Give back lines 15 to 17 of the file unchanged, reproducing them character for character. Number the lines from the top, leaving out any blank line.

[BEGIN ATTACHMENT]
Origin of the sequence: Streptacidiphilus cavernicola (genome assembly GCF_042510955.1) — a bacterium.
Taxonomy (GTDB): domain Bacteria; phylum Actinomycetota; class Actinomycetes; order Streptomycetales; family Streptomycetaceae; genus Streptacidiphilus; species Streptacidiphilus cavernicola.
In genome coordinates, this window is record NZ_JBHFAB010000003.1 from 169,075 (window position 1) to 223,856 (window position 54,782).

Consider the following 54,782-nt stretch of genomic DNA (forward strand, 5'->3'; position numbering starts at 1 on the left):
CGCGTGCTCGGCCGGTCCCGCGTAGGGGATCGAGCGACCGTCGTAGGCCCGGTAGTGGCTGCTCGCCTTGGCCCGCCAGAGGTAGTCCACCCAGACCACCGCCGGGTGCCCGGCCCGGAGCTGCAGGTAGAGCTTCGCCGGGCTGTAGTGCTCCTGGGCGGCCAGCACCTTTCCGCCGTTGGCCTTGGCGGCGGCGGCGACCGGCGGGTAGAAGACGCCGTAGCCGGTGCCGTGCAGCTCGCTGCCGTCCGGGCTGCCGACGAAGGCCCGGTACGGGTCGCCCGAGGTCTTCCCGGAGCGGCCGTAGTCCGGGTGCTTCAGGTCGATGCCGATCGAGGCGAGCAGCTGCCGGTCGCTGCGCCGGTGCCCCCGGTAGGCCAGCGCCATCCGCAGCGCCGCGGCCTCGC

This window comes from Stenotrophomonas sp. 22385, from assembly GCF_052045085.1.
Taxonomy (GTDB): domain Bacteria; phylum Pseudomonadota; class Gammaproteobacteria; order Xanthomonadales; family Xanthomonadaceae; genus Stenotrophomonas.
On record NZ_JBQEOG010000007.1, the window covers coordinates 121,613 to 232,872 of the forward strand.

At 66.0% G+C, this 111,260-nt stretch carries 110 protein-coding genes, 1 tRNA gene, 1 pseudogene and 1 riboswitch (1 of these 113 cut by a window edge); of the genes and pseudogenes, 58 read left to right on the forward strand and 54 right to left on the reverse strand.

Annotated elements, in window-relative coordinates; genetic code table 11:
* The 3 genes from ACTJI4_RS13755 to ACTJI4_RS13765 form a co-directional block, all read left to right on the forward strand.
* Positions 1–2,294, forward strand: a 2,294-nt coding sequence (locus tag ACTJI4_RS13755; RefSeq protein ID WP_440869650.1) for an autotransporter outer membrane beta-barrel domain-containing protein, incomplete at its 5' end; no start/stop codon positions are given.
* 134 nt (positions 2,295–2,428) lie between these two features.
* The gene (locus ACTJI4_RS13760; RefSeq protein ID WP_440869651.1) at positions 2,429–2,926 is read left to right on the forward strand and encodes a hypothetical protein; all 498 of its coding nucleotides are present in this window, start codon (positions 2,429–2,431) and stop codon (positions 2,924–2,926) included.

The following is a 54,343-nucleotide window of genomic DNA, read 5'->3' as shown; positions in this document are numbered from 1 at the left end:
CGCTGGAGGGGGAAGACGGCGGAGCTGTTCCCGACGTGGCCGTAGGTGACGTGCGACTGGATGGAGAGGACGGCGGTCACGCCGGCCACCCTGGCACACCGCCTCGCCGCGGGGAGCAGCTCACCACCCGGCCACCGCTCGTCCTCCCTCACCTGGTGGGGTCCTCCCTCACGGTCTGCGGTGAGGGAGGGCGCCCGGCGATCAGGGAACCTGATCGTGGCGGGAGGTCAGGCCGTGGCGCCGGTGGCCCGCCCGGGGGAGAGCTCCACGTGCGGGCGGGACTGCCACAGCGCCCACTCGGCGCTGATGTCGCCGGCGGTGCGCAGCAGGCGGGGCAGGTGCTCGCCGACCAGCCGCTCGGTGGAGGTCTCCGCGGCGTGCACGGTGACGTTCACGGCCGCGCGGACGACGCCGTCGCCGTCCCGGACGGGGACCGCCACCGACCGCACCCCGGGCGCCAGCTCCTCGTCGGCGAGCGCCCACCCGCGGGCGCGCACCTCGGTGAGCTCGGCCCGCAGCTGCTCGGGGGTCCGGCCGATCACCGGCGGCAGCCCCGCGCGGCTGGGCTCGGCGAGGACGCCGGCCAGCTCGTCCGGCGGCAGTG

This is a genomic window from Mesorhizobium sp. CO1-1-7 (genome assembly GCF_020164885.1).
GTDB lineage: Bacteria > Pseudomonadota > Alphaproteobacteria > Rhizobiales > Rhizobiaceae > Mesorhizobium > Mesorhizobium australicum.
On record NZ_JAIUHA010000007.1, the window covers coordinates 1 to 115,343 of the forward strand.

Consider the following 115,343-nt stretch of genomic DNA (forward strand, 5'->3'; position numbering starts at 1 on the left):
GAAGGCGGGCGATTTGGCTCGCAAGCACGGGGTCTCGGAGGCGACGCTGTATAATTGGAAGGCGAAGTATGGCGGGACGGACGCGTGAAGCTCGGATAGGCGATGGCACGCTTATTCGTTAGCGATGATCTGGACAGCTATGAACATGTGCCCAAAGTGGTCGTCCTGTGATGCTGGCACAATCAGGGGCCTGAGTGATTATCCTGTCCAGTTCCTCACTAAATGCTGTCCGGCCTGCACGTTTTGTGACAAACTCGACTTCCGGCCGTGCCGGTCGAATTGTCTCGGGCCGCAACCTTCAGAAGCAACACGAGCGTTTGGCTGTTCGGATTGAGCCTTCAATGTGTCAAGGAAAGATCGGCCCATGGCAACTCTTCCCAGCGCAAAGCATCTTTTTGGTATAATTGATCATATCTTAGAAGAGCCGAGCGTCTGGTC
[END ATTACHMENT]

The following is a 54,343-nucleotide window of genomic DNA, read 5'->3' as shown; positions in this document are numbered from 1 at the left end:
CGCTGGAGGGGGAAGACGGCGGAGCTGTTCCCGACGTGGCCGTAGGTGACGTGCGACTGGATGGAGAGGACGGCGGTCACGCCGGCCACCCTGGCACACCGCCTCGCCGCGGGGAGCAGCTCACCACCCGGCCACCGCTCGTCCTCCCTCACCTGGTGGGGTCCTCCCTCACGGTCTGCGGTGAGGGAGGGCGCCCGGCGATCAGGGAACCTGATCGTGGCGGGAGGTCAGGCCGTGGCGCCGGTGGCCCGCCCGGGGGAGAGCTCCACGTGCGGGCGGGACTGCCACAGCGCCCACTCGGCGCTGATGTCGCCGGCGGTGCGCAGCAGGCGGGGCAGGTGCTCGCCGACCAGCCGCTCGGTGGAGGTCTCCGCGGCGTGCACGGTGACGTTCACGGCCGCGCGGACGACGCCGTCGCCGTCCCGGACGGGGACCGCCACCGACCGCACCCCGGGCGCCAGCTCCTCGTCGGCGAGCGCCCACCCGCGGGCGCGCACCTCGGTGAGCTCGGCCCGCAGCTGCTCGGGGGTCCGGCCGATCACCGGCGGCAGCCCCGCGCGGCTGGGCTCGGCGAGGACGCCGGCCAGCTCGTCCGGCGGCAGTG

This is a genomic window from Mesorhizobium sp. CO1-1-7 (genome assembly GCF_020164885.1).